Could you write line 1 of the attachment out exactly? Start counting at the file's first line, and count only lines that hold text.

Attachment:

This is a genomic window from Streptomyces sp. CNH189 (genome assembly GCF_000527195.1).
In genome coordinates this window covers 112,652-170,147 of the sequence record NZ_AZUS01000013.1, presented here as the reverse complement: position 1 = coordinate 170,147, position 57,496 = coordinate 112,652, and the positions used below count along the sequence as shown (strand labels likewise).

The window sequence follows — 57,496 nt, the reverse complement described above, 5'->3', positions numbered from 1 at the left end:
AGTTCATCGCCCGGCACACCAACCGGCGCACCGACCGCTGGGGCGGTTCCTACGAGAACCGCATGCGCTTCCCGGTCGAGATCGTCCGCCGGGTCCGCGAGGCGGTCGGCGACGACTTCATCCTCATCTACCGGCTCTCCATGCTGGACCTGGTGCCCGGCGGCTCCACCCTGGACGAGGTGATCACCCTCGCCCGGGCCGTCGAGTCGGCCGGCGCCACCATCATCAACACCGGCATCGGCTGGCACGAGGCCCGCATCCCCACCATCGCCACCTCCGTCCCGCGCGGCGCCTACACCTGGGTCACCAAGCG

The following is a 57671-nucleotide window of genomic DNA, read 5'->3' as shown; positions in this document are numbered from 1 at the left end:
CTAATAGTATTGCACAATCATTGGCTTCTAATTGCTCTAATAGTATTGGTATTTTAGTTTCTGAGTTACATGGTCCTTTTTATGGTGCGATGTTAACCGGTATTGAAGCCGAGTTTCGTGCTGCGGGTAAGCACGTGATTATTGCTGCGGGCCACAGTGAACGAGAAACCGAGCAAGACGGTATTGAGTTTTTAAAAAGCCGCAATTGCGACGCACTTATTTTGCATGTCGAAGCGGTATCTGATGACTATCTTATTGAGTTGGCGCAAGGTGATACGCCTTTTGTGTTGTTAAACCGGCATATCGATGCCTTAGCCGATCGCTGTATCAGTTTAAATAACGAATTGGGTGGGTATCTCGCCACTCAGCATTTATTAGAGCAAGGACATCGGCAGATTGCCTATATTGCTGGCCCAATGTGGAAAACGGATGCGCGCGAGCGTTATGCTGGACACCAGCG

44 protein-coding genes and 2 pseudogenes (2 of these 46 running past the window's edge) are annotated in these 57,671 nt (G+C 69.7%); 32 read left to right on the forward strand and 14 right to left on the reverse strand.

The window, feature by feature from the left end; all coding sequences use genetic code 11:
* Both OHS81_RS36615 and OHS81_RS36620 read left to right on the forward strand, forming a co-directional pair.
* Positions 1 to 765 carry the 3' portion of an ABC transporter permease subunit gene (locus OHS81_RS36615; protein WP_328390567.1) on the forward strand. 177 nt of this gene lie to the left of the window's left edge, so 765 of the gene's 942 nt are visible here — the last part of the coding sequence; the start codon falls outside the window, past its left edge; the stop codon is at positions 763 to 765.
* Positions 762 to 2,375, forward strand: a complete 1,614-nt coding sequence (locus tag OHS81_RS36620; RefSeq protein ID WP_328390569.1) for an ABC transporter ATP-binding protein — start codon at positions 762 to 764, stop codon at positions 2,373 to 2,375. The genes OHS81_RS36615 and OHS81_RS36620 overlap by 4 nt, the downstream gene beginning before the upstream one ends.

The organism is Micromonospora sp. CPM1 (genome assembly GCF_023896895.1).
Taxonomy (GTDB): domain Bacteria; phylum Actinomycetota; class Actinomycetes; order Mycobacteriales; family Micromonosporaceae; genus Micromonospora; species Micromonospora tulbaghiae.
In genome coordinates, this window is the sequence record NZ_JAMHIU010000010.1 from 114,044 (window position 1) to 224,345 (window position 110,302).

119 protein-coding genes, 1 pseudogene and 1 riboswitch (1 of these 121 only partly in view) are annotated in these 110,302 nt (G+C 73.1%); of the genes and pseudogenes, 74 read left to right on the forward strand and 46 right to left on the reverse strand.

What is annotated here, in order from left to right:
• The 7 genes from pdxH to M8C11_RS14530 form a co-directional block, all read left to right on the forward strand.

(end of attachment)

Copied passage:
This is a genomic window from Streptomyces sp. CNH189 (genome assembly GCF_000527195.1).